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All-time high rents and rising house prices keeping Plymouth people off the property ladder, says MP




WOULD-BE homebuyers are being kept off the property ladder thanks to a cocktail of rising house prices and all-time high rents, says a Plymouth MP.

Labour MP for Plymouth Moor View Alison Seabeck said building more homes was the only solution.

She was speaking as a new letting report revealed UK rental had hit an all-time average high, with a significant increase in private sector prices in the South West.

The The survey, carried out by LSL Property Services, has prompted new concerns about affordability.

It found that the cost of privately renting a property in Britain has risen by 2.4 per cent over the last year, bringing the average monthly rent to £761.

Tenants in the Westcountry have seen the biggest year-on-year increase – higher even than the South East –with rates in the region increasing by 3.5 percent to an average of £651 a month.

The South West also saw the biggest month-on-month increase between July and August (1.7 percent) as the peak season for new tenancies got under way.

The consequences of these price rises were revealed by the same study, which found that around 8 percent of rents were paid late or were not paid at all in August.

LSL said this was the highest level of financial difficulty reported by tenants since last Christmas.

Ms Seabeck said such high property prices were preventing young people from getting a foot on the housing ladder and putting pressure on the private rental section.

“The rise in people who cannot afford to buy a home, and also people who are unable to go into affordable rental properties because of low availability, mean the sector is being squeezed from both ends, driving prices up,” she said.

She stressed that the construction of more affordable housing was the most viable solution to the problem, saying that regulation of the market would only make the situation worse.

“If you try and regulate private rents by introducing caps, people just pull out of the market, which reduces the availability of properties,” she said.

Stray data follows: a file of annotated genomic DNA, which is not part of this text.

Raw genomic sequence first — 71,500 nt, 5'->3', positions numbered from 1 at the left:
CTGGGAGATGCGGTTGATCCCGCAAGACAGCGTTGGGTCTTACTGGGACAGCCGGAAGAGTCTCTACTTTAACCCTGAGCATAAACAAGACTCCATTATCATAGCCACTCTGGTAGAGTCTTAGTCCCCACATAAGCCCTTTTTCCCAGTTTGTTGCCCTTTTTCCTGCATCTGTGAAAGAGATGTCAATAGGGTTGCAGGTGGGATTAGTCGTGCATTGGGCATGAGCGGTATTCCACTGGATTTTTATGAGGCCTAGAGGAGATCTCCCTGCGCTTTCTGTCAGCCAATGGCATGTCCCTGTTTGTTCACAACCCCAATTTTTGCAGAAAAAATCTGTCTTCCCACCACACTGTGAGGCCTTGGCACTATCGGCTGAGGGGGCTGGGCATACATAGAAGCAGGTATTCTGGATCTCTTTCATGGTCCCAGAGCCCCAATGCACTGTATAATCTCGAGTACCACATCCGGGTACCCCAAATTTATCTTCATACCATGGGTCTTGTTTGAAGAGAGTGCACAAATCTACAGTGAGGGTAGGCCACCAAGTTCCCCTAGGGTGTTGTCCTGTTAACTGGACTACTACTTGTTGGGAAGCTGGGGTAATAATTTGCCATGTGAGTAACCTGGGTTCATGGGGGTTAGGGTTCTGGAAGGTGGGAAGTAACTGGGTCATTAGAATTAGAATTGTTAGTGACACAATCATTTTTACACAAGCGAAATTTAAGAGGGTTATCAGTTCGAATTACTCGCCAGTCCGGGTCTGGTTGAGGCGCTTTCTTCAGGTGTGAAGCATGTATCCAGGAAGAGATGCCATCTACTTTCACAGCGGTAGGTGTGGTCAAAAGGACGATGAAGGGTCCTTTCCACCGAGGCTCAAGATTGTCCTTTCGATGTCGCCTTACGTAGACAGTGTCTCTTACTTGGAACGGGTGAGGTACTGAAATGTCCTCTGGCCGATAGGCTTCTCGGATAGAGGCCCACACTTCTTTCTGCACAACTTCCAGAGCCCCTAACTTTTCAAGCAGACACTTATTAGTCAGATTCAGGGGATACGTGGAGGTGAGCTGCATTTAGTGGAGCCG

“The rise in rents, wherever it is occurring the country, all feeds back in to the fact that we’re not building enough homes. The government needs to listen to charities like Shelter and other parties who have been telling them this.”

The survey has also led homelessness charity Shelter to call on the government to provide more affordable housing.

“Successive governments’ failure to build enough affordable homes and soaring house prices are leaving more and more families with no choice but to live their lives in expensive and unstable rented home,” said Shelter chief executive, Campbell Robb.

“Sky-high rents mean hopes of escaping the ‘rent trap’ are fading fast for many.

“We hear from people every day who can barely keep up with their housing costs each month, making saving for a home of their own a mere pipe dream.

“Our politicians have got to get serious about building the affordable homes we urgently need and give ‘generation rent’ the chance of a stable home.”

The findings come after the Office for National Statistics released figures showing that first-time buyers face having to pay 13.5 per cent more for a starter home than they did a year ago, with the typical cost standing at £209,000.


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